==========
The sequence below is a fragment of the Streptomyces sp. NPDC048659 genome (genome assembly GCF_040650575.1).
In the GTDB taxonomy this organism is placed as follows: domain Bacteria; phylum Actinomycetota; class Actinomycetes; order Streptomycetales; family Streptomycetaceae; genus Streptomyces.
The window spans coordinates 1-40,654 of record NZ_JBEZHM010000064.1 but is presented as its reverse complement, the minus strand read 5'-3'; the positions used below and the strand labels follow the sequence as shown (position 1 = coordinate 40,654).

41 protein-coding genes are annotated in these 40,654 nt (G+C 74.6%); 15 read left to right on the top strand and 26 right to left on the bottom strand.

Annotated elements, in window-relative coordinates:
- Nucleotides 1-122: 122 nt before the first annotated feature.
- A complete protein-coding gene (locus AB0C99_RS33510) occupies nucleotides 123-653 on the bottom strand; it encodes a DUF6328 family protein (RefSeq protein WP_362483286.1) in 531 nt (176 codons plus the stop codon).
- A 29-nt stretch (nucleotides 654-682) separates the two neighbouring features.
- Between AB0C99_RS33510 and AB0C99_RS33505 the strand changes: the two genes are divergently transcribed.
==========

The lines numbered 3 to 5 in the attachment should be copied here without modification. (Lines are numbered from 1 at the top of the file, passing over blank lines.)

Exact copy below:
The window spans coordinates 1-40,654 of record NZ_JBEZHM010000064.1 but is presented as its reverse complement, the minus strand read 5'-3'; the positions used below and the strand labels follow the sequence as shown (position 1 = coordinate 40,654).

41 protein-coding genes are annotated in these 40,654 nt (G+C 74.6%); 15 read left to right on the top strand and 26 right to left on the bottom strand.

Annotated elements, in window-relative coordinates: